So I’ve always wanted to learn php. It’s a type of server side scripting language which is used to create dynamic websites. It was created by a chap called Rasmus Lerdorf, who even though his name sounds like a Bond villain, actually changed the world in ways you can’t imagine – and for the better. He created the php scripting language and when her first built it, he called it “personal home page” but it soon changed to something sounding a lot more complicated which was “Hypertext Preprocessor”. In 1995 it was very foresighted and still is.
The official home of php is php.net. There you’ll find everything you need to know about how it works, what symbols mean, how to use those symbols and what you can do with php. What can you do with php? Anything – is the answer. One thing you have to remember with php is, it’s a language – practice, practice, practice! Otherwise, you’ll learn something and forget it the next day.
I’ve started a php web programming short course for beginners at City University London on a Tuesday night. At the time of writing this I am in my second week. Already, I think my head is about to explode, but I’ve realised what a fundamental thing php knowledge is in this day an age. It’s as fundamental as knowing how to create fire if you’re working in the tech or media industry.
And a big round of applause for my genius employers for funding this fundamental character development!
What you need for writing php
Basic stuff to remember with php programming
When you’re writing a php script it starts with “<?php“.
When you write something, to end the phrase in that script, end it with “;”
Whole scripts end with “?>”
Script means code, this is different from a string, which I’ll get too.
“Echo” means get or run whatever it is you’ve created.
A variable is like a box, you name the box and you give it a value, so that when you open/echo/run the box, it’ll show what it is you want, variables also start with “$” – so for example $animal = ‘kitten’; (Like most things, they won’t do anything unless you pay them I guess)
‘animal’ is the name, ‘kitten’ is the value.
You can have different data types (what’s in the box/variable)
1. Integers – which are simple whole numbers
2. Floats – which numbers with decimal points
3. Strings – words, which are displayed in single quote marks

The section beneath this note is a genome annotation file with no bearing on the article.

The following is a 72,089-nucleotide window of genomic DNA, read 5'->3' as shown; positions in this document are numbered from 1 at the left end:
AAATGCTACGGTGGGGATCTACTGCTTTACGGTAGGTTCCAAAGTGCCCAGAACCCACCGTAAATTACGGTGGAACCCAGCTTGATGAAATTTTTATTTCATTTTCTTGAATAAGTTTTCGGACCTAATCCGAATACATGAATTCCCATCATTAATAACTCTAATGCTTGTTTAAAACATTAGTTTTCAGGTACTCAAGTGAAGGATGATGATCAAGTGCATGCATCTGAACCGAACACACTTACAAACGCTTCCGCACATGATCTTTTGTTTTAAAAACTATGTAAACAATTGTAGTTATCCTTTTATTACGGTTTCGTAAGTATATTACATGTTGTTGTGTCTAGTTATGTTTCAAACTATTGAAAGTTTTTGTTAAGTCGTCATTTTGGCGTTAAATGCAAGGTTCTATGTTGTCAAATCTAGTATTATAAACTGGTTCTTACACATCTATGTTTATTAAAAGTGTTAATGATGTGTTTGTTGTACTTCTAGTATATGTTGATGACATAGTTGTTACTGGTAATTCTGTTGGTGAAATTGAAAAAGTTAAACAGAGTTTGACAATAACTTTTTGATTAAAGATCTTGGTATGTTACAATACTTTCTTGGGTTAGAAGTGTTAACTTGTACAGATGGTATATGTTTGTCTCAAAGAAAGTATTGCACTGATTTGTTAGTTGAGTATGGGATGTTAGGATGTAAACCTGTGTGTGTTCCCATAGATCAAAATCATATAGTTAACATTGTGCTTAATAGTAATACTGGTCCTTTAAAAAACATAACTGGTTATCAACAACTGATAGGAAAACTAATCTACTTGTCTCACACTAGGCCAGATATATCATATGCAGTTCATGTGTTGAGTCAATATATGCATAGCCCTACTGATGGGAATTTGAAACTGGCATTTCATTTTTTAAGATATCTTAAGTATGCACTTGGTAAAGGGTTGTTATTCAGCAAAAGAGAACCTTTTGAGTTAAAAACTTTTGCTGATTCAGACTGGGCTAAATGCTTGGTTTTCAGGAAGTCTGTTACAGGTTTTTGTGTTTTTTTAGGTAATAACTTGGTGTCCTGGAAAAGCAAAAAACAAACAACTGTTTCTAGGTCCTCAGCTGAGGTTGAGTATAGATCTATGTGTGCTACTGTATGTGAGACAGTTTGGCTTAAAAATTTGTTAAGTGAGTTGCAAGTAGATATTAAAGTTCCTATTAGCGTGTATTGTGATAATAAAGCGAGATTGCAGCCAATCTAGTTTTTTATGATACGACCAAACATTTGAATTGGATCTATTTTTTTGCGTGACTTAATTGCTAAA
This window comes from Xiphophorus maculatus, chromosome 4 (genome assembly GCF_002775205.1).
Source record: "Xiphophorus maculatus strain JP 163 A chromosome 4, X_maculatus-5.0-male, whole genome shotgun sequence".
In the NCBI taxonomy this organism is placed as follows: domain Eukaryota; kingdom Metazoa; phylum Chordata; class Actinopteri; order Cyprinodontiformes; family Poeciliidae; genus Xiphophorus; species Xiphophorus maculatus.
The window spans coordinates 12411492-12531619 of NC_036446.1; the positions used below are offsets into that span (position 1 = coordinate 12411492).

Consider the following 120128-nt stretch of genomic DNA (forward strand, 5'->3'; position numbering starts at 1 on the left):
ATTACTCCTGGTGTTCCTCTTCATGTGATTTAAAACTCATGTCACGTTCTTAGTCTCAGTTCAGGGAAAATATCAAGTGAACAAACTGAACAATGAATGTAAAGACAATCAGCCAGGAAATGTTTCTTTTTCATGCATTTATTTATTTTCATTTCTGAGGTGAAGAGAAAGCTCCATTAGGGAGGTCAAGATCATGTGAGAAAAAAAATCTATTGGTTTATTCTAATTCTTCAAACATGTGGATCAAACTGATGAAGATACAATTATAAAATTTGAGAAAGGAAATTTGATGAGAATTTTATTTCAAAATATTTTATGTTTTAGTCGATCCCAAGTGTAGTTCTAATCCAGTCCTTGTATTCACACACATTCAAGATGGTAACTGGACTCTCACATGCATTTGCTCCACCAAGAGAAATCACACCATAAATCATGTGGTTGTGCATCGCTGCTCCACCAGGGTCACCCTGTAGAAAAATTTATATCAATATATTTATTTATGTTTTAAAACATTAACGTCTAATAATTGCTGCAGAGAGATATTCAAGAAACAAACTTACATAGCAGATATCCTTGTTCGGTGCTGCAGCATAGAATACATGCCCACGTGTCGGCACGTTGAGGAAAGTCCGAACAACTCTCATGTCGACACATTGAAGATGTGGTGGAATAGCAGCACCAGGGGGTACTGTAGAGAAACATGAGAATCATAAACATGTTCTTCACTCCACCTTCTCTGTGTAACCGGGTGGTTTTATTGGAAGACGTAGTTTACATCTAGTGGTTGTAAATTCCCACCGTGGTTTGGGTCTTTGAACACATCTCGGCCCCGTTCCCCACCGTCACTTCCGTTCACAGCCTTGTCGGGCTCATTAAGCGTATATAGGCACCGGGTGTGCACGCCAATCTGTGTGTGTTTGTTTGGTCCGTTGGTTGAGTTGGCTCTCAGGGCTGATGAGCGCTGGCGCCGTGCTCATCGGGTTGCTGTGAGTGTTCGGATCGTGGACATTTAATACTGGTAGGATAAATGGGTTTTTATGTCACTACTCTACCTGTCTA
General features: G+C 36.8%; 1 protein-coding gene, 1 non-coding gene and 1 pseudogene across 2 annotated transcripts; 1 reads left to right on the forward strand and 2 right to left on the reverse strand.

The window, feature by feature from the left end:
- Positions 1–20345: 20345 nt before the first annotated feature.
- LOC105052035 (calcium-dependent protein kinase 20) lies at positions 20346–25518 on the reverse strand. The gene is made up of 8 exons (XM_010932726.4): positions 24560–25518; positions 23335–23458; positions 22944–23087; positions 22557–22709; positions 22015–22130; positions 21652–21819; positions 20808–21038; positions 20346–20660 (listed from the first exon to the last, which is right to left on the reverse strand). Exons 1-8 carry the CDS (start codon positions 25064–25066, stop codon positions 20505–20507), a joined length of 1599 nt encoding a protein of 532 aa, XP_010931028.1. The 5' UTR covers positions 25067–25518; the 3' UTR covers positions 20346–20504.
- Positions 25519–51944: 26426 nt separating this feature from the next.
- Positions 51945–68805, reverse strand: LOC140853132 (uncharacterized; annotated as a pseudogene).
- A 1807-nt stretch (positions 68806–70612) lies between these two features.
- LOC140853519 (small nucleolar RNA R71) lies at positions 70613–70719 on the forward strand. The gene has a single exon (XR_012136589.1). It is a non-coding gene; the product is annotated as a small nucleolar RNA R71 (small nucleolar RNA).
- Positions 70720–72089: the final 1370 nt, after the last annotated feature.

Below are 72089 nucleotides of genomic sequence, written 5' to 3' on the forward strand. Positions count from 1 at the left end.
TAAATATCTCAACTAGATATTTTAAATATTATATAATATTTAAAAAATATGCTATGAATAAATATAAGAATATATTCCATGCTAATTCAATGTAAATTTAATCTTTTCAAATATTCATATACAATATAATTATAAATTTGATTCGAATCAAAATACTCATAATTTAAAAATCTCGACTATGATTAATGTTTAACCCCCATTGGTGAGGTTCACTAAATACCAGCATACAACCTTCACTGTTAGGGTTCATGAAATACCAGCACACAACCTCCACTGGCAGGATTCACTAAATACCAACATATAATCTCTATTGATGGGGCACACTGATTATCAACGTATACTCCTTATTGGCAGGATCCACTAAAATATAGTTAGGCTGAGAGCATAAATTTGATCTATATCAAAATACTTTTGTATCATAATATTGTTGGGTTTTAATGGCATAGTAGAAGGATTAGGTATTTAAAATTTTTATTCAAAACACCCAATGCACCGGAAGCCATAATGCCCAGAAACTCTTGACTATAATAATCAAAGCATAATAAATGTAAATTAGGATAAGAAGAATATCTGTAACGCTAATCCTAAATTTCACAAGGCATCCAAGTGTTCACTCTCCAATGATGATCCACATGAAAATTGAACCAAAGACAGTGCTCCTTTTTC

4. Boolean – data types which carry a TRUE or FALSE value, TRUE or FALSE will determine whether something works or not (Excuse the simpleton explanations, this is just how I understand it so far…)
So, if you’re writing code and you want to show a variable it would look like:
$animal1 = ‘dog’;
$animal2 = ‘cat’;
echo $animal1 . $animal2;
When you upload this script to a server or a localhost then you will see “dogcat” on a blank screen. And that is the result of using a couple of variables. You’ll notice in the code above that there is a dot, think of the dot as a piece of glue, adding the two together, but not mathematically adding it, instead literally putting one next to the other.
If you’re writing a piece a code and you want to make a note of something then you can add a comment. Comments start and end with // or ##.
Operators are pieces of code which make your data/variables do something. So adding, taking away, displaying what is or isn’t equal.
The basic ones are:
Plus + Divide / Multiply * Minus – Modulo %
The above all look pretty self explanatory… Modulo, is the sore thumb. Modulo is the remainder of a divide equation. For example – 3 divided by 7 is 2, and you have 1 as the remainder. 1 is the modulo. If something divides perfectly, then 0 is the modulo. 0 is FALSE in php code… We’ll get to this – but remember it for now.
Increment and decrement
This is adding and taking away, increase and decrease. ++ means add 1, — means take away 1.
Where you put them in the code depends on the answer. If you want the increase or decrease to happen then put them first.
$x = 10
$y = ++$x
$y = 11
If you don’t want to work then put them after…
$x = 10
$y = $x++
$y = 10
$y is still 10. That’s the just the way it goes folks.
Equations which are in brackets are carried out first. Remember that too! Remember BODMAS at school? The order of operation? Well, Google it, and know that the same applies to php when running your scripts.
There are logical operators but we’ll get to those very soon! So… is your brain hurting yet?